- The American Jazz Museum is a mirror and contrast of characters, color and sound that celebrates the unique sounds of such jazz greats as Charlie "Bird" Parker, Ella Fitzgerald, Jay McShann and many more. The museum not only outlines the great musical moments in jazz - swing, bebop, cool, but it also describes the interplay of this American form of music and the history of African Americans.
- The Nelson-Atkins Museum of Art is internationally recognized for its outstanding collection of more than 33,500 objects. From ancient times to modern day, this encyclopedic museum is one of the best in the country, offering visitors the opportunity to explore civilization through the eyes of painters, sculptors, craftsmen, and many other artists. The Nelson-Atkins is free to all visitors.
- The Plaza's popularity and reputation has been recognized around the country. The entire 15-block district, with more than 150 shops and dozens of fine restaurants, makes The Country Club Plaza Kansas City's premier shopping, dining and entertainment destination.
The office is open from 8:00am - 5:00pm, Monday - Friday. You may call the office to contact Geri Lamer or an AEC instructor during those hours. During the evenings or weekends, if you need to speak with someone from the AEC, you should call Geri Lamer.
Geri Lamer (Contact for emergencies)
Office: (785) 864-1321
Mobile: (785) 764-2781
Office: (785) 864-1307
Lawrence experiences four distinct seasons. Temperatures during spring (March to May) and fall (October and November) can be quite mild, with more extreme temperatures on each end of these seasons. Summer (June to September) temperatures can be quite hot, and winter (December to February) temperatures can be cold, dropping below freezing on a regular basis.
Please keep in mind that the weather in Lawrence can be quite varied, with large temperature changes from day to day and even during the same day.
When packing, you may want to pack clothing that you can layer based on the day’s weather – and don’t forget an umbrella!
Below are some links to help you identify average temperature and precipitation patterns as well as see the current weather forecasts.
The United States is one place that does not use the metric system.
There are numerous websites to help you with that.
There are even apps for iPhone and Android that you can download and keep on your phone.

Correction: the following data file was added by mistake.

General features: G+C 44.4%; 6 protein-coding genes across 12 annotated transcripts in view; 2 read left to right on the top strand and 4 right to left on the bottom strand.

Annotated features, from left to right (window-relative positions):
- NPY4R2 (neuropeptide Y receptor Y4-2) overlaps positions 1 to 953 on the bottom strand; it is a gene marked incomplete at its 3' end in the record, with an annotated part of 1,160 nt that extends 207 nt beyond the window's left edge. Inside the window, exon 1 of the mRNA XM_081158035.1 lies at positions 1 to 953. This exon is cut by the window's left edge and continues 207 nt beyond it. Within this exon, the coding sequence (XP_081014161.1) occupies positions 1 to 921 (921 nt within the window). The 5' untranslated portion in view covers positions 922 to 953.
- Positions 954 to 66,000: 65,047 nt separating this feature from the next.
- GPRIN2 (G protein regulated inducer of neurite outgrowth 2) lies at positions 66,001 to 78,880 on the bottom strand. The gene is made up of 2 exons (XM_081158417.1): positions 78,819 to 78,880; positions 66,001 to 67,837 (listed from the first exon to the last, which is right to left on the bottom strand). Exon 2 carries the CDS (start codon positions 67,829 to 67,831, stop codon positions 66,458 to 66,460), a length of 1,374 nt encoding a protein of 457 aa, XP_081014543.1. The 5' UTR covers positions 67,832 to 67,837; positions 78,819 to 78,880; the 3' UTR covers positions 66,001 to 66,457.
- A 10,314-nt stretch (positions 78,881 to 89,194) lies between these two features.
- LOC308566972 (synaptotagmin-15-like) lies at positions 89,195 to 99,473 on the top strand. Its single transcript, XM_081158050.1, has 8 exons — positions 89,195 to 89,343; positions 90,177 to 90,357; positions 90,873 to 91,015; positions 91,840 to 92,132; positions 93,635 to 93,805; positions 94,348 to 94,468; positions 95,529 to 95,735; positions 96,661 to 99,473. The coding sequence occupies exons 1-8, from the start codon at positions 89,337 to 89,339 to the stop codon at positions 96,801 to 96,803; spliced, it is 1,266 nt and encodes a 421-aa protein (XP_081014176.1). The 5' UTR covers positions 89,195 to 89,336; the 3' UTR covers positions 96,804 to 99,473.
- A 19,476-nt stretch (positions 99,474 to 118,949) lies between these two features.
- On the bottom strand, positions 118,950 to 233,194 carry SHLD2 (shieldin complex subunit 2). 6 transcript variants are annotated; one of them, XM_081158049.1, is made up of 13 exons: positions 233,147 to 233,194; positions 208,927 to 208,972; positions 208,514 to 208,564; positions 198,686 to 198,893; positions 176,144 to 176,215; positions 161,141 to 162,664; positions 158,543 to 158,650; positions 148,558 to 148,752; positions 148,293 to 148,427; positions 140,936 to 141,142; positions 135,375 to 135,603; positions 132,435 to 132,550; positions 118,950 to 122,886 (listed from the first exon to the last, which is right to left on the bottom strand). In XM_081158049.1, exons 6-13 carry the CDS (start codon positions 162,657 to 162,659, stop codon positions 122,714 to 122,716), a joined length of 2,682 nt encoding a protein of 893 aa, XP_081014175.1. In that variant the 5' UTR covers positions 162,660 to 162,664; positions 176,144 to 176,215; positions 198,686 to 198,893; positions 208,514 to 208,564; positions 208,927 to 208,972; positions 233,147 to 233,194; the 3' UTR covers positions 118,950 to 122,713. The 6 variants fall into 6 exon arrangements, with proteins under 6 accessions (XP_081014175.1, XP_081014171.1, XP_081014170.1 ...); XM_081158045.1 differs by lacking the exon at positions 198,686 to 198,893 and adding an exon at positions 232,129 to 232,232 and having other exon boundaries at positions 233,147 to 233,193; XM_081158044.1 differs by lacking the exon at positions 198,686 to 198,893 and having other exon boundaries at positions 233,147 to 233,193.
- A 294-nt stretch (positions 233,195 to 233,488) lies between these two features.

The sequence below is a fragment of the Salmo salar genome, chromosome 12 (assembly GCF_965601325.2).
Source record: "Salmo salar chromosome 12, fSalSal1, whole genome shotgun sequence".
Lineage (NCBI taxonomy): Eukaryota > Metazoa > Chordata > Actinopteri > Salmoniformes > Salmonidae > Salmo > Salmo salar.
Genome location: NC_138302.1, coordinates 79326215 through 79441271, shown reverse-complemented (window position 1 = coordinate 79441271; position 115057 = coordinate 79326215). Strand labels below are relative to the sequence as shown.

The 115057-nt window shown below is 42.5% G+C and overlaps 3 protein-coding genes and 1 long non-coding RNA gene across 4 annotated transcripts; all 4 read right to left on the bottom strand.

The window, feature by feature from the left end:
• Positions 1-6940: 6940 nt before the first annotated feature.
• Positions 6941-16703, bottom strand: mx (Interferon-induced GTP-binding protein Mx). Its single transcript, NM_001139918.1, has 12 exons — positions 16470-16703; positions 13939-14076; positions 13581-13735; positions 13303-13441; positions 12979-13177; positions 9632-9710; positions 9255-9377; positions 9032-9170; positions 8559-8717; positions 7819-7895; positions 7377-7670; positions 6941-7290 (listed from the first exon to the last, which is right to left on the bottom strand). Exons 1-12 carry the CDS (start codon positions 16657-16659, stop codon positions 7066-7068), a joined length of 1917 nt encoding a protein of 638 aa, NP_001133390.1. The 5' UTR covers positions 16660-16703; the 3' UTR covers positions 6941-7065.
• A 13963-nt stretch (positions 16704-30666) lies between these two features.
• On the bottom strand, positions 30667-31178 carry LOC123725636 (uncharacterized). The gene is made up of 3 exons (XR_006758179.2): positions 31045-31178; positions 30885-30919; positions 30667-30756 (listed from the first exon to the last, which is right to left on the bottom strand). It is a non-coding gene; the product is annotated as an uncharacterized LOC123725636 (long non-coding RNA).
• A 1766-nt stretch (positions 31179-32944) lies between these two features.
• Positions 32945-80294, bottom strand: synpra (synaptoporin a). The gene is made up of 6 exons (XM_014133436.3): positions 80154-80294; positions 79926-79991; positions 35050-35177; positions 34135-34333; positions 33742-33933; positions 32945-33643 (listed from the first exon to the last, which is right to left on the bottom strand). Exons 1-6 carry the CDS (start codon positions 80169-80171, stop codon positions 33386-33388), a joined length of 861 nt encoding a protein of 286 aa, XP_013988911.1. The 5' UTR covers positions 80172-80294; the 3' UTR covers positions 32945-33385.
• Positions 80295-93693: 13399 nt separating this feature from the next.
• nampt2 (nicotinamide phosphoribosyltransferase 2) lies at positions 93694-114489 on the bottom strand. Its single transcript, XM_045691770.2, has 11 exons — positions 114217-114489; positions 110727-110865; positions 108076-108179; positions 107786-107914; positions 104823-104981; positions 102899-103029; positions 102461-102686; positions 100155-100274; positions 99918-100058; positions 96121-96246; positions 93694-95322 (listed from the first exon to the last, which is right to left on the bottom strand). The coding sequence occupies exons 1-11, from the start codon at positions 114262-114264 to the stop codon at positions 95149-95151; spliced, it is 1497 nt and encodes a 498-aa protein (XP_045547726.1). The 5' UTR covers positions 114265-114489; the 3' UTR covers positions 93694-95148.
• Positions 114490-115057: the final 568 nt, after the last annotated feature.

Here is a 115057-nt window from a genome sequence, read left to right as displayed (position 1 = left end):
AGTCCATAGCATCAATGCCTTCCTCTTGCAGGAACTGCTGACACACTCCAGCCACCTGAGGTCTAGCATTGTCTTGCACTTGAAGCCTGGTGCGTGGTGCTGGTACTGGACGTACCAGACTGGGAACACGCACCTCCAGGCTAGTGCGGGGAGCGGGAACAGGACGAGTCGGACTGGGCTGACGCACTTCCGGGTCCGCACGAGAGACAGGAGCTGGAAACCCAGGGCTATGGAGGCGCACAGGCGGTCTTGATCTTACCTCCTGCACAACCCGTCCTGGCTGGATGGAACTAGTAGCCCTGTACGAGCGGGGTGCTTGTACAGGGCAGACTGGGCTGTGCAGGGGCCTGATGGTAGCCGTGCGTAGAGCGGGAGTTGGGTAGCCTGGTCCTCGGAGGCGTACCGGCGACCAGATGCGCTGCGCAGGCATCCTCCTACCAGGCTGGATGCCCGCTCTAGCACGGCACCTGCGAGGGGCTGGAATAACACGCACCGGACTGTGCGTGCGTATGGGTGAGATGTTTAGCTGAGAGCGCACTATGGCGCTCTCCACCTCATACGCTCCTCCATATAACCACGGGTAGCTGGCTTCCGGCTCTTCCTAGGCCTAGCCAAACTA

The mathematical formulas to convert temperature are:
Fahrenheit to Celsius: (⁰ F – 32) ÷ 1.8 = ⁰ C
Celsius to Fahrenheit: (⁰ C × 1.8) + 32 = ⁰ F
Here is a website that includes a quick temperature equivalency as well as a converter and other useful information: http://www.mathsisfun.com/temperature-conversion.html
Here are some charts for common measurements: http://www.sciencemadesimple.com/metric_conversion_chart.html
Here is a website where you can convert between the metric system and the units of measure used in the U.S.: http://www.sciencemadesimple.com/conversions.html
And finally, here is a currency converter: http://www.xe.com/currencyconverter/
Electrical power supply
The electrical current used in the United States is 110-125 volts AC (alternating current), 60Hz (cycles per second). This is different from that of many other countries.
If you bring appliances from home, you may need an adapter to make sure your appliances work properly.
Chargers for cell phones and computers may work on multiple power systems.
Make sure to check any electronic devices (computer) or appliances (hair dryer) that you are thinking about bringing to the US to see if you will need an adapter.
It is often easier to purchase an adapter in your own country. Even if you have an adapter or a device that works on both power systems, you will probably need a device that adjusts to the American outlet shape.
Here is a link for more information: http://www.howtogeek.com/168564/what-you-need-to-know-about-power-outlets-and-voltages-when-travelling-internationally/ .
Coins and currency
Like other countries in the world, the U.S. issues their own coins and currency. The coins, in particular, can be somewhat confusing because of their size and special names. Below are the common coins and bills you will see. (Note: There are additional coins and bills that exist but they are not common.)
Currency (bills) $
Portion of dollar
¼ or 25/100
If you would like to see the coins and bills you might see in the U.S., please visit the following websites:
The standard address format for mailing items to and within the U.S. is as follows:
(Additional information for the street address, if needed)
City, State (2 letter code) zip code
On an envelope or package, you should include the sender’s name and address in the upper left hand corner in case the item needs to be returned to the sender.
The recipient’s name and address are in the center of the envelope.